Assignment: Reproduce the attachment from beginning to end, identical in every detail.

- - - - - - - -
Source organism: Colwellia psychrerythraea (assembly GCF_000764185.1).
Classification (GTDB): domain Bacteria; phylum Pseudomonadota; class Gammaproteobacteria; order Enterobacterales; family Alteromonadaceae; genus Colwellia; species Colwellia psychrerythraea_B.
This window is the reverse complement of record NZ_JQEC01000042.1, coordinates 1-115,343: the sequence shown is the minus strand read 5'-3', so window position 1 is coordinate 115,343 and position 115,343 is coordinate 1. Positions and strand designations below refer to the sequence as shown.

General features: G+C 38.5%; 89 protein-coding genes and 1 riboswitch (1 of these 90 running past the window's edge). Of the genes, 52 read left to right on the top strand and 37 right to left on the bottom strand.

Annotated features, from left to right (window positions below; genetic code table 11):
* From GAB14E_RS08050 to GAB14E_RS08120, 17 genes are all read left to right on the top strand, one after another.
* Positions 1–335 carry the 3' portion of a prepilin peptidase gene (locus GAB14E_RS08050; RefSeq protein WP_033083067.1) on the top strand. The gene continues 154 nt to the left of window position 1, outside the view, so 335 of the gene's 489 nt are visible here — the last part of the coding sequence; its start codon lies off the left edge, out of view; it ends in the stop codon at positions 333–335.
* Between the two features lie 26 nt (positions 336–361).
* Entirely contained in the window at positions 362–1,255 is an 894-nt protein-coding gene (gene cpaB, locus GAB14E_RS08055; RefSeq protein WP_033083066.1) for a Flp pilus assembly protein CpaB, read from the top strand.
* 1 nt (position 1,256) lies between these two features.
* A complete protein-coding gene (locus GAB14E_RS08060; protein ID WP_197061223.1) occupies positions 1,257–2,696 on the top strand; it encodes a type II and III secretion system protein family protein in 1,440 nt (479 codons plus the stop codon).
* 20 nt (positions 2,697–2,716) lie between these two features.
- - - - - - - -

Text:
Source organism: Colwellia psychrerythraea (assembly GCF_000764185.1).
Classification (GTDB): domain Bacteria; phylum Pseudomonadota; class Gammaproteobacteria; order Enterobacterales; family Alteromonadaceae; genus Colwellia; species Colwellia psychrerythraea_B.
This window is the reverse complement of record NZ_JQEC01000042.1, coordinates 1-115,343: the sequence shown is the minus strand read 5'-3', so window position 1 is coordinate 115,343 and position 115,343 is coordinate 1. Positions and strand designations below refer to the sequence as shown.

General features: G+C 38.5%; 89 protein-coding genes and 1 riboswitch (1 of these 90 running past the window's edge). Of the genes, 52 read left to right on the top strand and 37 right to left on the bottom strand.

Annotated features, from left to right (window positions below; genetic code table 11):
* From GAB14E_RS08050 to GAB14E_RS08120, 17 genes are all read left to right on the top strand, one after another.
* Positions 1–335 carry the 3' portion of a prepilin peptidase gene (locus GAB14E_RS08050; RefSeq protein WP_033083067.1) on the top strand. The gene continues 154 nt to the left of window position 1, outside the view, so 335 of the gene's 489 nt are visible here — the last part of the coding sequence; its start codon lies off the left edge, out of view; it ends in the stop codon at positions 333–335.
* Between the two features lie 26 nt (positions 336–361).
* Entirely contained in the window at positions 362–1,255 is an 894-nt protein-coding gene (gene cpaB, locus GAB14E_RS08055; RefSeq protein WP_033083066.1) for a Flp pilus assembly protein CpaB, read from the top strand.
* 1 nt (position 1,256) lies between these two features.
* A complete protein-coding gene (locus GAB14E_RS08060; protein ID WP_197061223.1) occupies positions 1,257–2,696 on the top strand; it encodes a type II and III secretion system protein family protein in 1,440 nt (479 codons plus the stop codon).
* 20 nt (positions 2,697–2,716) lie between these two features.